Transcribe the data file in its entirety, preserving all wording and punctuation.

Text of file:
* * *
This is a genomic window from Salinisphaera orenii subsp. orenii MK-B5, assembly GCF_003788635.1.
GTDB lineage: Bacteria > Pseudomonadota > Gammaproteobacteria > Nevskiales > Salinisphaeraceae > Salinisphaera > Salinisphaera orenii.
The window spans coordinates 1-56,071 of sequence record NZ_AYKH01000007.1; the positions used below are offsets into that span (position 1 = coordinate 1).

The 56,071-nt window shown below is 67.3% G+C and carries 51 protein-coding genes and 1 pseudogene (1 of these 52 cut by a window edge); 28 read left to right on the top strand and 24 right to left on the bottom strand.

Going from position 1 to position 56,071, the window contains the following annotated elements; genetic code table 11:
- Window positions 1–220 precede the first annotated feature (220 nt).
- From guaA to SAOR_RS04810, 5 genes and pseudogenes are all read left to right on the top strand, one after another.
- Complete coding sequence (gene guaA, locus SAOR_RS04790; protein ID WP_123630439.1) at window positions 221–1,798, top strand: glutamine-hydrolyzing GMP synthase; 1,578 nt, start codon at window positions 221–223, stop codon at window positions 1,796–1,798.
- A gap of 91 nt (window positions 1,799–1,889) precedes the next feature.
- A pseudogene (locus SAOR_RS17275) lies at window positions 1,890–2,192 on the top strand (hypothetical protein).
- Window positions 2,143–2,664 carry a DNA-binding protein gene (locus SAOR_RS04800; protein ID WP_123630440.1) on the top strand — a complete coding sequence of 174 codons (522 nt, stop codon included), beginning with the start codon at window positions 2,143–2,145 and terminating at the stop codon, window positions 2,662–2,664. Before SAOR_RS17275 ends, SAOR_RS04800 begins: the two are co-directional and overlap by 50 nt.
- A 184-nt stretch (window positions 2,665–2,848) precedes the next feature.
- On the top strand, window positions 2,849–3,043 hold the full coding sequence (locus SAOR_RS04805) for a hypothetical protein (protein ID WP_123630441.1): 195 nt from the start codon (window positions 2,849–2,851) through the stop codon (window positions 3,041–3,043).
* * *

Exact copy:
This is a genomic window from Salinisphaera orenii subsp. orenii MK-B5, assembly GCF_003788635.1.
GTDB lineage: Bacteria > Pseudomonadota > Gammaproteobacteria > Nevskiales > Salinisphaeraceae > Salinisphaera > Salinisphaera orenii.
The window spans coordinates 1-56,071 of sequence record NZ_AYKH01000007.1; the positions used below are offsets into that span (position 1 = coordinate 1).

The 56,071-nt window shown below is 67.3% G+C and carries 51 protein-coding genes and 1 pseudogene (1 of these 52 cut by a window edge); 28 read left to right on the top strand and 24 right to left on the bottom strand.

Going from position 1 to position 56,071, the window contains the following annotated elements; genetic code table 11:
- Window positions 1–220 precede the first annotated feature (220 nt).
- From guaA to SAOR_RS04810, 5 genes and pseudogenes are all read left to right on the top strand, one after another.
- Complete coding sequence (gene guaA, locus SAOR_RS04790; protein ID WP_123630439.1) at window positions 221–1,798, top strand: glutamine-hydrolyzing GMP synthase; 1,578 nt, start codon at window positions 221–223, stop codon at window positions 1,796–1,798.
- A gap of 91 nt (window positions 1,799–1,889) precedes the next feature.
- A pseudogene (locus SAOR_RS17275) lies at window positions 1,890–2,192 on the top strand (hypothetical protein).
- Window positions 2,143–2,664 carry a DNA-binding protein gene (locus SAOR_RS04800; protein ID WP_123630440.1) on the top strand — a complete coding sequence of 174 codons (522 nt, stop codon included), beginning with the start codon at window positions 2,143–2,145 and terminating at the stop codon, window positions 2,662–2,664. Before SAOR_RS17275 ends, SAOR_RS04800 begins: the two are co-directional and overlap by 50 nt.
- A 184-nt stretch (window positions 2,665–2,848) precedes the next feature.
- On the top strand, window positions 2,849–3,043 hold the full coding sequence (locus SAOR_RS04805) for a hypothetical protein (protein ID WP_123630441.1): 195 nt from the start codon (window positions 2,849–2,851) through the stop codon (window positions 3,041–3,043).